Missing man found unconscious at hotel days before death, inquest hears
- Credit: SUFFOLK POLICE
A missing man was found unconscious days before he died, an inquest has heard.
Sylwester Kilichowski, 50, originally from Poland, died in November 2020 several days after he went missing in Ipswich.
The alarm was raised after neighbours noticed that they had not seen Mr Kilichowski in a few days.
Police traced his phone to a hotel in Ipswich, where it was found he had been staying.
Staff at the hotel told police that Mr Kilichowski had said he was an author and had not wanted to be disturbed during the days that he would be staying there.
Officers forced entry into Mr Kilichowski's room at the hotel after failing to rouse him.
They found him unconscious having taken a mixture of medication.
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They began CPR and he was taken to Ipswich Hospital for further treatment. After being stabilised, he was later taken to West Suffolk Hospital because of bed shortages.
Despite the efforts of staff at both hospitals, Mr Kilichowski suffered a cardiac arrest and a hypoxic ischemic brain injury.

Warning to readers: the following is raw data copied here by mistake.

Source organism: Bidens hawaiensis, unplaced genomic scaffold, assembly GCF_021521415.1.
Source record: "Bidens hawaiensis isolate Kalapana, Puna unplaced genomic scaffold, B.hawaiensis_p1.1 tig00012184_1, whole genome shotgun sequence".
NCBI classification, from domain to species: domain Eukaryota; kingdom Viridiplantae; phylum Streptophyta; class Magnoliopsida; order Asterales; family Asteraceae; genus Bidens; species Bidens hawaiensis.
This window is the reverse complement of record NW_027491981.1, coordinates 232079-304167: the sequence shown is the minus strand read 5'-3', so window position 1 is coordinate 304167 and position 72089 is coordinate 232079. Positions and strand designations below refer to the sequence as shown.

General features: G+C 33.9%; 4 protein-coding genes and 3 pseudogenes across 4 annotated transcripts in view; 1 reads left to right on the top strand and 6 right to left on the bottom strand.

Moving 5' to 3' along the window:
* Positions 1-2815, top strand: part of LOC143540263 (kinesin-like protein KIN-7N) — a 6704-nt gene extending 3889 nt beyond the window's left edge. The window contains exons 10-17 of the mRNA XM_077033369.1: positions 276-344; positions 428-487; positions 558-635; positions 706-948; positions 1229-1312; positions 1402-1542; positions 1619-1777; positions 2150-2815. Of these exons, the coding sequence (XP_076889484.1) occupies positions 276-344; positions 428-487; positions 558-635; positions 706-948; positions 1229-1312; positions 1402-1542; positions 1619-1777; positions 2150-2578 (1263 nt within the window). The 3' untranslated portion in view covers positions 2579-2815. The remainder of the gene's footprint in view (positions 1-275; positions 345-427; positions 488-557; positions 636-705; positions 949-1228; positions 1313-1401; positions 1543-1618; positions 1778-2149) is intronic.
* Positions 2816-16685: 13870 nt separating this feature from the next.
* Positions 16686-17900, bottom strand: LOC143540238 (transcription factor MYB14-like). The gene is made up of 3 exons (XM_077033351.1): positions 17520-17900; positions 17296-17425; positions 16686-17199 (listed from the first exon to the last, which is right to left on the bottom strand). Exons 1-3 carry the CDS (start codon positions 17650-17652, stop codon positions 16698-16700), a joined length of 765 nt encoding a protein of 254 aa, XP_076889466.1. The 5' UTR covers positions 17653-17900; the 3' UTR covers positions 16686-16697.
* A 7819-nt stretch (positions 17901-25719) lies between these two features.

He died at West Suffolk Hospital on November 11.
He was survived by his adult son and his mother in Poland.
The inquest heard that Mr Kilichowski had a history of schizophrenia, having been diagnosed with the illness in Poland around 25 years ago.
He had been in and out of hospitals receiving treatment in both Poland and the UK, having moved in 2006.
He had also been meeting with a psychiatrist regularly in the time leading up to his death.
He had previously had suicidal thoughts and was struggling with issues in his personal life.
Coroner Jacqueline Devonish ruled that Mr Kilichowski's death was a suicide.
She said it was difficult to know what had triggered his suicidal feelings due to a lack of evidence from the days leading up to Mr Kilichowski going missing.
Ms Devonish concluded that Mr Kilichowski had died from a hypoxic ischemic brain injury caused by a mix drug overdose and an out of hospital cardiac arrest.
She gave schizophrenia as an underlying cause of his death.